With two laps to go, Goethals moved into the lead for the first time. Kroeger tried to regain the lead but Goethals dug in and pulled away over the final lap to win by about ten meters, 15:58.62 to 16:00.29.

Bergman hung on for third in 16:00.66, while the Huskies' Lindsay Flanagan was fifth in 16:34.80.

Running in her first race of the season, the Huskies' Katie Flood, who was the anchor for last year's national championship team, led off, running a solid leg and kept the Dawgs in fourth through the 1200 segment.

Kayla Stueckle took the baton for the 400 meter leg, but was still in fourth when she handed off to Baylee Mires for the 800 leg.

Mires took UW from fourth to first with an impressive carry, and gave senior Christine Babcock a five meter lead for the final 1,600-meters. Babcock only extended the lead, and wound up winning by a large margin. The Huskies' time of 11:08.09 was 14-seconds faster than runner-up Stanford. It's the No. 3 time in school history and puts the Huskies in the mix for an NCAA bid.

Senior All-American Jeremy Taiwo was hoping to build on his incredible heptathlon from two weeks back, and he got off to an impressive start in the 60-meter dash with a personal-best of 6.97 seconds. He then long jumped 24-3.5 (7.40m) on his first attempt, just an inch off his PR. But on his third long jump, he tweaked his hamstring and was forced to withdraw from the competition.

Earlier in the day, Taiwo lost his world record in the heptathlon high jump, as Indiana's Derek Drouin, who was a bronze medalist in the London Olympics in the high jump for Canada, soared 7-6 1/2 (2.30m).

The meet continues Saturday at the Dempsey.  Results from day one are available here.

BIG SKY RECAP

After day one of the Big Sky Indoor in Bozeman, Montana, both Eastern Washington squad sit in seventh with the women earning 18.5 points, and the men's squad at 12.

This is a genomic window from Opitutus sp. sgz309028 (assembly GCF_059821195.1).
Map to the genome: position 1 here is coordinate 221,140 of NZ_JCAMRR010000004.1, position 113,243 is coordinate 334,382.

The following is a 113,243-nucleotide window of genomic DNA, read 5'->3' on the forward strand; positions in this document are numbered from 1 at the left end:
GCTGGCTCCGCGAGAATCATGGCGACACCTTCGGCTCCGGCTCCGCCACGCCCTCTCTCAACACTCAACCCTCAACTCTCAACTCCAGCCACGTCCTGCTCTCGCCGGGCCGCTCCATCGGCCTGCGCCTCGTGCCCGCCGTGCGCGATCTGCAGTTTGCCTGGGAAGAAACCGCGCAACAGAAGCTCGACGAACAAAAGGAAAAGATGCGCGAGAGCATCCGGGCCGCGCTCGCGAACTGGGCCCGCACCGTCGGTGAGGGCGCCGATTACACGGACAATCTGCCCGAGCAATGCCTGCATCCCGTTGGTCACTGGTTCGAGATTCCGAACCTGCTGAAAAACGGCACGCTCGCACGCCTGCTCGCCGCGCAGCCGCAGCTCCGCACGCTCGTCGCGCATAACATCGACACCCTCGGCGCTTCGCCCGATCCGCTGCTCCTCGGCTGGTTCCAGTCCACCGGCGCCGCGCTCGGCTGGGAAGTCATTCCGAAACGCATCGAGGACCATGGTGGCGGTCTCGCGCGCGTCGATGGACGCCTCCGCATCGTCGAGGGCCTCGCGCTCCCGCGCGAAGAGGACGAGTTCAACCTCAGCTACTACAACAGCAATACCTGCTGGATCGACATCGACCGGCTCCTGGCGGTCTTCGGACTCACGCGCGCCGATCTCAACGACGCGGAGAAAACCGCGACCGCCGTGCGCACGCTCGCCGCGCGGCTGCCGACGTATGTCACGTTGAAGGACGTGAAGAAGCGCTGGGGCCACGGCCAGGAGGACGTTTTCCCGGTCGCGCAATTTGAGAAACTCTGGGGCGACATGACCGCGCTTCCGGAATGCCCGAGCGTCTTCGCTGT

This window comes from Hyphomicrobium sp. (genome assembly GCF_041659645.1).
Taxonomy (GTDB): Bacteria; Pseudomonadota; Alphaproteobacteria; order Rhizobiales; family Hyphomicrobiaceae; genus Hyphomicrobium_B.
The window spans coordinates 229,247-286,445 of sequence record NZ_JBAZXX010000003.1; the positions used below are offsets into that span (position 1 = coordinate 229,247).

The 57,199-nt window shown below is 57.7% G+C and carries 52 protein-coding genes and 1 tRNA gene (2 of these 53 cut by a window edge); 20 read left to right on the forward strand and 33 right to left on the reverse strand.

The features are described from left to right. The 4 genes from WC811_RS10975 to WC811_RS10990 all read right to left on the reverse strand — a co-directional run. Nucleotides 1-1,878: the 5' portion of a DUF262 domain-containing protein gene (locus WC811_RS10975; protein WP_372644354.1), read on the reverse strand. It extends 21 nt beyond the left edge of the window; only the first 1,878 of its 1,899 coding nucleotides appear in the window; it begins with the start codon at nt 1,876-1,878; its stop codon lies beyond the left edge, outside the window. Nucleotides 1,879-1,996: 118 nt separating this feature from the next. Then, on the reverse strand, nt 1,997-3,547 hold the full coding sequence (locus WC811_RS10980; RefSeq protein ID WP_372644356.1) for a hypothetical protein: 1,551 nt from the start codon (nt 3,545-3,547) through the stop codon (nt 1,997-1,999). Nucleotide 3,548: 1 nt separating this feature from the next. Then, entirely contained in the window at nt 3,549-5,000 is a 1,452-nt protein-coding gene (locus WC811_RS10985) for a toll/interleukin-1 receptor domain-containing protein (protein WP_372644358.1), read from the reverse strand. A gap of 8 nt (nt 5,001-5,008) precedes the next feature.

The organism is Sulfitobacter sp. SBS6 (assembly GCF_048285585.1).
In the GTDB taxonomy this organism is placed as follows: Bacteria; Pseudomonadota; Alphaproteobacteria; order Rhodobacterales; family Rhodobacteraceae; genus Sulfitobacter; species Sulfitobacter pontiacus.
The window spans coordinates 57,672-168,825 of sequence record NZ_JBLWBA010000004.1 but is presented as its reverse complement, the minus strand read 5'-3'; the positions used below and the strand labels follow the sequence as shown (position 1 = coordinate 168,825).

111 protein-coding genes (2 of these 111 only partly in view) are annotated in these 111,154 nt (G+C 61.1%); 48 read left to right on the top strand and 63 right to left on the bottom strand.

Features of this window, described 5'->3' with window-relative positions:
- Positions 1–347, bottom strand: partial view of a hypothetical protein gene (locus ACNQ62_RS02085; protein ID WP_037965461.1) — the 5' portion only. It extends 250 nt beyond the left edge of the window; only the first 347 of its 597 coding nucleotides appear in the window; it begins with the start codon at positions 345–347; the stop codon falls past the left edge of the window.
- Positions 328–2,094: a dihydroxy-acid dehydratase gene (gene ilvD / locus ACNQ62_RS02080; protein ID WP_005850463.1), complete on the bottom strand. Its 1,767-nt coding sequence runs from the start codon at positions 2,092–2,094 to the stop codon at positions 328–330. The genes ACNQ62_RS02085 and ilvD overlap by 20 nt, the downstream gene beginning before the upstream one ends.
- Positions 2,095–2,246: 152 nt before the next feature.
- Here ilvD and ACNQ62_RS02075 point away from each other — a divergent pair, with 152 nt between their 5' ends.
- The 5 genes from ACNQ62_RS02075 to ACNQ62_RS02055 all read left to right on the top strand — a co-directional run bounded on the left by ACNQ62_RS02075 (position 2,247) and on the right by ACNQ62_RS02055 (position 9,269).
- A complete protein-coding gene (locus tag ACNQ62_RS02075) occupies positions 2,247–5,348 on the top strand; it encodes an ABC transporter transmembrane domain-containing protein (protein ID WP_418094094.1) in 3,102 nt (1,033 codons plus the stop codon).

In the women’s weight throw, Emma Murillo finished third with a personal-best toss of 58-8 1/2 (17.89m), earning all-conference honors. Vania Tauvela was fourth with a throw of 56-8 3/4 (17.29m). Murillo’s mark tied her with Tauvela for third all-time in school history.

Senior Marlyn Anderson capped off his final indoor season with an all-conference performance, finishing third with a personal best of 56-11 1/4 (17.35m).

In an event that the Eagles were expected to score big, Eastern walked away with three points in the women's pole vault, as Anandae Clark and Robin Taylor were in a four-way tie for sixth at 11-9 3/4 (3.60m).

Defending champ Keisa Monterola once again failed to clear a height, which puts her chances for returning to the NCAA championships in danger, unless she can put herself in the top 16 at one of the last chance meets next weekend.


MC CLEMENT NABS THIRD IN WAC 5000

In Albuquerque, Matthew McClement finished third in the men's 5000, as the SeattleU senior crossed the line in a time of 15:17.11 at the Western Athletic Conference championships.

The Redhawks' team of Collin Overbay, Austin Thummel-Gravitt, Nathan McLaughlin and Ryan Dennison finished fifth in the men's distance medley relay in 10:27.35, while their women's squad, consisting of Sophie Curatilo, Candice de Sauvage, Madison Davis, and Hannah Mittelstaedt also took fifth in 12:30.41.


NOTE:  The sports information offices of the University of Washington, Washington State University, Eastern Washington University, and Seattle University contributed to this report.

Friday notes: MPSF start lists; WSU announces recruiting class; Bateman ninth for SeattleU in pentathlon...


With the MPSF championships starting up in a few hours, here is the link to the start lists and the time schedule.


Washington has entered Katie Flood (left/photo by James Kirby, thenextleveliowa.com), the 2012 NCAA champion in the 1500 in both the mile and the 3000, in her 2013 indoor season debut.

She is also listed on the Washington entries for the distance medley relay, an event in which the Des Moines, Iowa native anchored to a national title in 2012.

Some other links:


Among its notable adds are jumper Charlotte Muschamp from New Zealand, who has a wind-aided triple jump personal best of 41-10 (12.75m), and a legal best of 39-9 1/4 (12.12m).

She was the U-20 national champion in the triple jump and finished third in that event in New Zealand's national championships last year.

Muschamp enrolled at WSU last month and is entered in the MPSF meet.

Her teammate Greer Alsop will also make the move from New Zealand to the Palouse.  At the New Zealand Championships Alsop won the under-20 long jump and was the runner-up in both the senior and under-20 triple jump where she leaped a PR distance of 41-3 3/4 (12.59m).